By Becky Pringle,
For more than forty years, the Congressional Black Caucus Foundation (CBCF) has been one of the critical levers helping to close the gap between the ideals we all stand for and the experience of our most vulnerable.
The CBCF’s work through the Education Brain Trusts to meet the needs of the whole child is also critically important as we are working toward ESSA implementation to close the access, opportunity, and achievement gaps and address the education needs of under-served students.
If our goal is for every student to be successful, we must ensure that we provide them with all the supports they need to develop emotionally, academically, morally; they must be healthy in mind, body, and spirit; they must be recognized for the unique and beautiful people they are; they must be challenged and supported and celebrated. We must embrace all of them – every aspect of their humanity. That’s what educating the whole child is about. And it’s why the NEA is excited about partnering with the CBCF to make it so.
WEB DuBois said, “Of all the civil rights for which the world has struggled and fought for 5,000 years, the right to learn is undoubtedly the most fundamental. The freedom to learn has been bought by bitter sacrifice. And whatever we might think of the curtailment of other civil rights, we should fight to the last ditch to keep open the right to learn.”
Those compelling words are a powerful reminder of the magnitude of our responsibility to enable all children to fulfill their potential as empowered individuals, constructive members of their communities, productive participants in the economy, and engaged citizens of the United States and the world.
When President Obama signed ESSA in to law, it ushered in a new era with a new accountability system that has the promise to create shared responsibility for the success of all students.
This new law requires collaboration throughout the system, and recognizes our collective responsibility to promote opportunity, equity and excellence for every one of our students. And if we really mean every, we must work to guarantee racial justice in education.
That’s why 8,000 delegates to our convention last year voted to commit NEA to lead in acknowledging, spotlighting, and addressing the societal patterns and practices of institutional racism that impose oppressive conditions and deny rights, opportunity, and equality based on race. We understand it is our responsibility to take on this systemic and insidious reality that is at the heart of inequity and injustice.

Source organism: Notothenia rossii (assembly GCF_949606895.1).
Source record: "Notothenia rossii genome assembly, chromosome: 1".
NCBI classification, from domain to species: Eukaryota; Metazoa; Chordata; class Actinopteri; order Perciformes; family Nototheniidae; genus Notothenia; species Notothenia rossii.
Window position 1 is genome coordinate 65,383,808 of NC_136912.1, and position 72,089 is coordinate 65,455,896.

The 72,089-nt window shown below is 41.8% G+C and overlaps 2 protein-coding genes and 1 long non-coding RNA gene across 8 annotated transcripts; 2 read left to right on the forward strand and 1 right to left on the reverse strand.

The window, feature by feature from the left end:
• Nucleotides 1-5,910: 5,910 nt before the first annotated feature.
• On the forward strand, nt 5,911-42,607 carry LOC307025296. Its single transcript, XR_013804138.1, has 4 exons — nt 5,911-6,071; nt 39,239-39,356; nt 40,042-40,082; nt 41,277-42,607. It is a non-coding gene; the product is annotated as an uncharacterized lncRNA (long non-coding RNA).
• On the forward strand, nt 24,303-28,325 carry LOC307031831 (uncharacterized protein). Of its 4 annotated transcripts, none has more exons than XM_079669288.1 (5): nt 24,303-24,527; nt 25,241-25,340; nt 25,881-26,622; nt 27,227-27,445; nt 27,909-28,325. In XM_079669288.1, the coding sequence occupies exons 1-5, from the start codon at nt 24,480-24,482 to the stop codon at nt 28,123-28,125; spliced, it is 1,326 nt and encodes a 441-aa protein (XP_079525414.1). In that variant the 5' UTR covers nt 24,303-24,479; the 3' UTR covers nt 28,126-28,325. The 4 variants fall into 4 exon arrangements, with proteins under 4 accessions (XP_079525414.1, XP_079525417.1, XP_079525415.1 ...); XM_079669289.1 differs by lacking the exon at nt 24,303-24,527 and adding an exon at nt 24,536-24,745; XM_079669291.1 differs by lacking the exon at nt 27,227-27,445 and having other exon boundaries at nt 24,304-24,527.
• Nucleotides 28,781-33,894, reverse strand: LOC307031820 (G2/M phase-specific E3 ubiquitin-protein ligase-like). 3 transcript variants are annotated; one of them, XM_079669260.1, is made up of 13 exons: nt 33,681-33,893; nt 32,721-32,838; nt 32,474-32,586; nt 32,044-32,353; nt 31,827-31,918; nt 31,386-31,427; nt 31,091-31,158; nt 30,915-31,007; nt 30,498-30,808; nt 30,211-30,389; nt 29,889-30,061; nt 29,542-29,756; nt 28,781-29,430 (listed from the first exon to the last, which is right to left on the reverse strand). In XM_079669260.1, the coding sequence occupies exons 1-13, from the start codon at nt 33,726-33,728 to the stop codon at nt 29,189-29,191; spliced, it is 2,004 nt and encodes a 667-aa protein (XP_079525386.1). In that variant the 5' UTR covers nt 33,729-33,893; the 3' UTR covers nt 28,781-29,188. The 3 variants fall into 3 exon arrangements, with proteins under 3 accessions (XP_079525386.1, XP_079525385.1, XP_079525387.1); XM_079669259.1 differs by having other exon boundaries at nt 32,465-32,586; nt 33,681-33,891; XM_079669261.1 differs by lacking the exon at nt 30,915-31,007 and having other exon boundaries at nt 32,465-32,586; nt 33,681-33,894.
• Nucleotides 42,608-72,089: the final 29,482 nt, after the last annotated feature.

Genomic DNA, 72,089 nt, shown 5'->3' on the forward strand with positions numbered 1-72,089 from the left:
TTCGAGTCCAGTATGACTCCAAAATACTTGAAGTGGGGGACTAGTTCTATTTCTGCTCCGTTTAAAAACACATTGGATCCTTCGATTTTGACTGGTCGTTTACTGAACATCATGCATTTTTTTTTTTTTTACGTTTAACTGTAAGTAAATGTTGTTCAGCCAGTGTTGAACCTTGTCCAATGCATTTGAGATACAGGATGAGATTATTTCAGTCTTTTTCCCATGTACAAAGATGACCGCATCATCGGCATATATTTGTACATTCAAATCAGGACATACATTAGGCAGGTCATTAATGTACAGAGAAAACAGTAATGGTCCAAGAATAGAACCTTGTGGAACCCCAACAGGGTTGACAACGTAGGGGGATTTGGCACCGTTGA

There’s just no excuse why some children in America don’t have what they need so they can learn; why they don’t have the security of knowing their basic human rights are protected so they can live; why they don’t have a support system that sees their humanity so they can thrive.
There are those who think income inequality in this country is morally defendable; that the opportunity and access gaps that exist for far too many students won’t bring this nation to its knees. But it will.
We know that we are but one part of a complex system of organizations, institutions, individuals, and policies that produce the many factors that interact to create and perpetuate the social, economic, and political realities that are harmful to not only people of color, but our society as a whole. As educators, we have no choice but to lead.
Former National Teacher of the Year, Kim Oliver, posed this profound question: Are you worthy of our students? As she went on to describe the precious lives, the beautiful children’s future we have in our hands, we understood the urgency and passion with which she asked us. She challenged us to have courageous conversations about the role we should and must play – in our schools and our communities.
We cannot say we are worthy of our children as long as inequity, fear, and injustice exists in our society. We cannot answer Kim’s question “yes” as long as one child feels they are not valued and respected for who they are.
But I have no doubt. With the powerful, dedicated, tenacious folks working to take on these challenges, we will be worthy of our students. I have no doubt that we will never give up, we will never give in, we will do what we know is right so that every one of our children can live into their brilliance and take their rightful place as happy and productive members of this great society.